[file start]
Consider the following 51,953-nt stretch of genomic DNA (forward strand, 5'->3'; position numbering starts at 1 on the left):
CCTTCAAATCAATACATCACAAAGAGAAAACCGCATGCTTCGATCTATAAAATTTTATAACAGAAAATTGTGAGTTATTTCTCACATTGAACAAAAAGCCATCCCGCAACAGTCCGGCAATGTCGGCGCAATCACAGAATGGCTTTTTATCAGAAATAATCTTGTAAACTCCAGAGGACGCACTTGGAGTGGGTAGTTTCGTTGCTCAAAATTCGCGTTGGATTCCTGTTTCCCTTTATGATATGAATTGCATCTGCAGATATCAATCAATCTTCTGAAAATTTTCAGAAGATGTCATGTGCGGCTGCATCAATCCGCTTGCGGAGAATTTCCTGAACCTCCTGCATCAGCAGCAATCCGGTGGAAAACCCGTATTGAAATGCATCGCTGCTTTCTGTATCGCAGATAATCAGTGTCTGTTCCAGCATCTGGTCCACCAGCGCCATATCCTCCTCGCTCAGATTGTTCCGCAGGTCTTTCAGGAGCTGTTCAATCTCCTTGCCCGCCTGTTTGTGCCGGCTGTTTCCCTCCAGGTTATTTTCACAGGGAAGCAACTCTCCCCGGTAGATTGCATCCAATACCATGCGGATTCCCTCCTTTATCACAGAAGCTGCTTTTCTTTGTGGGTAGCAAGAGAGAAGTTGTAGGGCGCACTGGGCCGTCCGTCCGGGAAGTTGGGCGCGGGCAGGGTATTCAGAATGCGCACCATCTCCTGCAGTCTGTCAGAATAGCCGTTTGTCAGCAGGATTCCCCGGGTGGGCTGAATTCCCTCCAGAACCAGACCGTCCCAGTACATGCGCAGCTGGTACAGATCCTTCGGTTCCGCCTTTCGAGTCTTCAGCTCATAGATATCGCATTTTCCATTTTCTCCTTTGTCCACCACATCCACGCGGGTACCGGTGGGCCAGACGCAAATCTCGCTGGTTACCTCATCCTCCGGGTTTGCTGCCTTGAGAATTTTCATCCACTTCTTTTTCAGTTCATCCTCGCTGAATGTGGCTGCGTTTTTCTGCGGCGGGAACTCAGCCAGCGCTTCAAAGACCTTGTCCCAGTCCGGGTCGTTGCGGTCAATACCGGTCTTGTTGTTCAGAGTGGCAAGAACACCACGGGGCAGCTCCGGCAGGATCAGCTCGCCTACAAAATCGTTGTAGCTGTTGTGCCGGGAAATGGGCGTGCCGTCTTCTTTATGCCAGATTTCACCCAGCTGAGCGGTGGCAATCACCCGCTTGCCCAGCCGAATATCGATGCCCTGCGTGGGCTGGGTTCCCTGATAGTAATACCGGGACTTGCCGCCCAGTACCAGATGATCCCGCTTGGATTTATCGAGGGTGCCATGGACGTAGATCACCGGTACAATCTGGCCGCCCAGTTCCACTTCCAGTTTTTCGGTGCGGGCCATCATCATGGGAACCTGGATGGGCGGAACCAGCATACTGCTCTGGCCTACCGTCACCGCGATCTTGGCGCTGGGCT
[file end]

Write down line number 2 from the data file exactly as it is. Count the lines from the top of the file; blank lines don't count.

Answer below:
CCTTCAAATCAATACATCACAAAGAGAAAACCGCATGCTTCGATCTATAAAATTTTATAACAGAAAATTGTGAGTTATTTCTCACATTGAACAAAAAGCCATCCCGCAACAGTCCGGCAATGTCGGCGCAATCACAGAATGGCTTTTTATCAGAAATAATCTTGTAAACTCCAGAGGACGCACTTGGAGTGGGTAGTTTCGTTGCTCAAAATTCGCGTTGGATTCCTGTTTCCCTTTATGATATGAATTGCATCTGCAGATATCAATCAATCTTCTGAAAATTTTCAGAAGATGTCATGTGCGGCTGCATCAATCCGCTTGCGGAGAATTTCCTGAACCTCCTGCATCAGCAGCAATCCGGTGGAAAACCCGTATTGAAATGCATCGCTGCTTTCTGTATCGCAGATAATCAGTGTCTGTTCCAGCATCTGGTCCACCAGCGCCATATCCTCCTCGCTCAGATTGTTCCGCAGGTCTTTCAGGAGCTGTTCAATCTCCTTGCCCGCCTGTTTGTGCCGGCTGTTTCCCTCCAGGTTATTTTCACAGGGAAGCAACTCTCCCCGGTAGATTGCATCCAATACCATGCGGATTCCCTCCTTTATCACAGAAGCTGCTTTTCTTTGTGGGTAGCAAGAGAGAAGTTGTAGGGCGCACTGGGCCGTCCGTCCGGGAAGTTGGGCGCGGGCAGGGTATTCAGAATGCGCACCATCTCCTGCAGTCTGTCAGAATAGCCGTTTGTCAGCAGGATTCCCCGGGTGGGCTGAATTCCCTCCAGAACCAGACCGTCCCAGTACATGCGCAGCTGGTACAGATCCTTCGGTTCCGCCTTTCGAGTCTTCAGCTCATAGATATCGCATTTTCCATTTTCTCCTTTGTCCACCACATCCACGCGGGTACCGGTGGGCCAGACGCAAATCTCGCTGGTTACCTCATCCTCCGGGTTTGCTGCCTTGAGAATTTTCATCCACTTCTTTTTCAGTTCATCCTCGCTGAATGTGGCTGCGTTTTTCTGCGGCGGGAACTCAGCCAGCGCTTCAAAGACCTTGTCCCAGTCCGGGTCGTTGCGGTCAATACCGGTCTTGTTGTTCAGAGTGGCAAGAACACCACGGGGCAGCTCCGGCAGGATCAGCTCGCCTACAAAATCGTTGTAGCTGTTGTGCCGGGAAATGGGCGTGCCGTCTTCTTTATGCCAGATTTCACCCAGCTGAGCGGTGGCAATCACCCGCTTGCCCAGCCGAATATCGATGCCCTGCGTGGGCTGGGTTCCCTGATAGTAATACCGGGACTTGCCGCCCAGTACCAGATGATCCCGCTTGGATTTATCGAGGGTGCCATGGACGTAGATCACCGGTACAATCTGGCCGCCCAGTTCCACTTCCAGTTTTTCGGTGCGGGCCATCATCATGGGAACCTGGATGGGCGGAACCAGCATACTGCTCTGGCCTACCGTCACCGCGATCTTGGCGCTGGGCT